I try not to use my blog to rant about life’s trivial annoyances. But today I’ll risk sounding like a pouty child. This morning, a series of minor nuisances really ticked me off.
It began around 6:20, when I applied myself, with much concentration, to the vexing mystery of the moment—how to get the little rubber ring to stay put on the lid of my daughter’s new thermos. I persisted, but had no success. The bell of the toaster oven dinged. Because I had devoted too much pointless effort to the thermos, the mini-bagels I had been toasting for D’s breakfast were burned beyond rehabilitation.
It was at this inopportune moment that my husband wandered blithely into the kitchen. He remarked, in all innocence, that he couldn’t understand why D, who is in the process of choosing the classes she will take next year in high school (high school!), needs to continue studying English. She can read. She’s a good writer. What more does she need to know about English?
That comment, following so quickly on the heels of my thermos and bagel difficulties, was the last straw. My poor fragile camel’s back cracked sharply in half. Some say, I responded, through slightly clenched teeth, that there is value in literature. While reading good books is unlikely to lead to a well-paid career . . .no . . . it’s likely to ensure the absence of a well-paid career, it offers some help in coping with life’s disappointments. I stopped there. I did not add this further petulant bitterness: that reading offers the possibility of occasionally eking out some small measure of joy in a world rife with uncooperative thermos rings, annoying toaster ovens and clueless husbands whose idea of enlightening reading is an online windsurfing forum. H wisely kept quiet until he left for work.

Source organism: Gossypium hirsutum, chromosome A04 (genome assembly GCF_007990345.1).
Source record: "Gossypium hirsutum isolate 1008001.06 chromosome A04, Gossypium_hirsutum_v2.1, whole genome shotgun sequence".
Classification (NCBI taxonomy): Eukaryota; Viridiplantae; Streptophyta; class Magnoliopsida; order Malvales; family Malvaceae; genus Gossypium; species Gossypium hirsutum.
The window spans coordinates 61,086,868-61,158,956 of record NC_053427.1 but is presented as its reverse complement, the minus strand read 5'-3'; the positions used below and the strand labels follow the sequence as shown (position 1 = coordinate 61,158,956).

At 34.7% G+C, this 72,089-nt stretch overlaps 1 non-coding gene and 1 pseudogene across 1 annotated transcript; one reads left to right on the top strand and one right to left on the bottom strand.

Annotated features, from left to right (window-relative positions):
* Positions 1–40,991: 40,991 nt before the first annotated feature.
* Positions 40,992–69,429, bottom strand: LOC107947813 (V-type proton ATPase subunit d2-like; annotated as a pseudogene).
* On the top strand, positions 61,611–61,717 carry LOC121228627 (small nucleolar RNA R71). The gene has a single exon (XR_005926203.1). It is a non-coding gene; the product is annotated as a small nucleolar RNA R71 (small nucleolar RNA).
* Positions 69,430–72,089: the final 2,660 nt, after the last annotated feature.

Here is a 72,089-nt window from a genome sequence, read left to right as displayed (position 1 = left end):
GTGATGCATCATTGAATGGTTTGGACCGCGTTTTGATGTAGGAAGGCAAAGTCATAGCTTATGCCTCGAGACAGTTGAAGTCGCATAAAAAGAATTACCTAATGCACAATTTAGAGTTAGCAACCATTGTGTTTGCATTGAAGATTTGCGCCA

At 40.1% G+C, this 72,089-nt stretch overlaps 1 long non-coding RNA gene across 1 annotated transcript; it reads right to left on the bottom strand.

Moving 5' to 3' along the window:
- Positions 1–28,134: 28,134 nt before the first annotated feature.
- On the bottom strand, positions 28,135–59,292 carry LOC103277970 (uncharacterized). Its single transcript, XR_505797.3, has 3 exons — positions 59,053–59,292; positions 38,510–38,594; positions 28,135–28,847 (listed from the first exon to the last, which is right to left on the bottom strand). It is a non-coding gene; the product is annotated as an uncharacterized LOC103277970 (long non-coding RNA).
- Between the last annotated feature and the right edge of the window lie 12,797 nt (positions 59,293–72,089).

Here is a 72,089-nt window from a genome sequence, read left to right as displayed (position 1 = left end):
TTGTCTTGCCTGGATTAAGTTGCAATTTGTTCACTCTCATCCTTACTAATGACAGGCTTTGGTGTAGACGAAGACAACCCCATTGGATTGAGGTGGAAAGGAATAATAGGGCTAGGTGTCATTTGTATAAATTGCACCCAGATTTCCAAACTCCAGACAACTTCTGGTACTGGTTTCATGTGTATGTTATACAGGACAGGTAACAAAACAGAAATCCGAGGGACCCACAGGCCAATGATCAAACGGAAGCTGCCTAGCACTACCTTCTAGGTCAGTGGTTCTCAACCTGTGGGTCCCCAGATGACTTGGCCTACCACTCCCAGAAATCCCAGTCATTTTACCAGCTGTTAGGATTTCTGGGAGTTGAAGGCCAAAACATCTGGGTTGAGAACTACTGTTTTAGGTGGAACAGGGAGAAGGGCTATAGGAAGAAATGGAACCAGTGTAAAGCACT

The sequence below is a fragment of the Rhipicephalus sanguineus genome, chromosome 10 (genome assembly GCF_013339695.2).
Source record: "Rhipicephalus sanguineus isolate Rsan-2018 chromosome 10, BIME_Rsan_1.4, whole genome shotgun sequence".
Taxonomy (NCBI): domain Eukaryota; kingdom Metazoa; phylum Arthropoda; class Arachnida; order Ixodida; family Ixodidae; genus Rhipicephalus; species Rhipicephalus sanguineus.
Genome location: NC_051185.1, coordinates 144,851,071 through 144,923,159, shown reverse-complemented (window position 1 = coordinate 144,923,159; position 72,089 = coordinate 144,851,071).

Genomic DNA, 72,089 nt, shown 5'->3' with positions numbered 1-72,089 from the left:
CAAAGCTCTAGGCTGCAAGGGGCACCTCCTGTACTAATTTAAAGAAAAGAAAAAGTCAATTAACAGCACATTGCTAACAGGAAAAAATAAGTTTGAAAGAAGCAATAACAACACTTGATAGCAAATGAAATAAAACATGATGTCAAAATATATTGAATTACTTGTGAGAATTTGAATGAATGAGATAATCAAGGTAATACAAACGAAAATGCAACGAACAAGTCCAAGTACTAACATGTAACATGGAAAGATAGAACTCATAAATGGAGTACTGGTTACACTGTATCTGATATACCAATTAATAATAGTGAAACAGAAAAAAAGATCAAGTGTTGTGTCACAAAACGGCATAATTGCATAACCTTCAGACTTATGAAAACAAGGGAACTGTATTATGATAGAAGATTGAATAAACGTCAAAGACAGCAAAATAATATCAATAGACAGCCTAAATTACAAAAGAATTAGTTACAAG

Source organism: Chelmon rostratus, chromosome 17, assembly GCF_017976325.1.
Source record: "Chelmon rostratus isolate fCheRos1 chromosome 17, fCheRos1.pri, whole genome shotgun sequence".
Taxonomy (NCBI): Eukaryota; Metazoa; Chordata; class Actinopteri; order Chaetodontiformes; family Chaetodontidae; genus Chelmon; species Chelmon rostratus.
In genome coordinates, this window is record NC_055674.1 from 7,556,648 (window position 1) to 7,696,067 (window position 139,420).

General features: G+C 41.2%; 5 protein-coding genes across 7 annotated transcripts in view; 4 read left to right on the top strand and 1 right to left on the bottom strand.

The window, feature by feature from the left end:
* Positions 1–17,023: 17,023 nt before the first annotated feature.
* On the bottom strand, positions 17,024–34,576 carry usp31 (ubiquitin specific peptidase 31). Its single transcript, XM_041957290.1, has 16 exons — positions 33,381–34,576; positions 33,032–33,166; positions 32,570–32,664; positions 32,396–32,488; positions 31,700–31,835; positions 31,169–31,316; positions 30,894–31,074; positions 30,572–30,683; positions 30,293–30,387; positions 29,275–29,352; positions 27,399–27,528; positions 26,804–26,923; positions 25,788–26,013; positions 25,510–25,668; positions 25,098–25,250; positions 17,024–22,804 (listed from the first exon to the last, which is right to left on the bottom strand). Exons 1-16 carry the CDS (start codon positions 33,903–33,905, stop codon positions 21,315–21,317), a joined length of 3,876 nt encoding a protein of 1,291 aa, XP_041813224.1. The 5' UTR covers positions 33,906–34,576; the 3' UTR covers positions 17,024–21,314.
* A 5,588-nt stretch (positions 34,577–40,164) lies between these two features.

And then Kiko and I went out for our walk. Another lovely light snow had fallen. I expected that the walk would lighten my mood. But no. Paved surfaces were far more slippery than I had expected, and Kiko insisted on attempting a break-neck pace, determined to run, if not in the road, then as close to it as possible, where the cars were hurtling by us more aggressively than usual. The salt from the road frequently stung his paws, prompting him to limp flamboyantly, one foot in the air, yet without lessening his speed. I had to repeatedly kneel down to brush the snow from his paw pads. An icy, gusty wind whipped the snow into my eyes, and the blue glare of the sun on the white ground was blinding. My ears were wet and freezing under my scarf, while my hands were too hot in my mittens. I was reminded vividly of why I find skiing so unpleasant. Our morning outing was an ordeal to be suffered through.
On a happier note, it sure is good to be back home. Alone, except for my silent dog, now sleeping peacefully in another room.
H telephoned later, warning me about the icy roads and clearly trying to appease my irrational meanness. I’m feeling better now. As Gilda Radner’s Roseanne Roseannadanna used to say: Never mind.
It was a beautiful morning to be annoyed.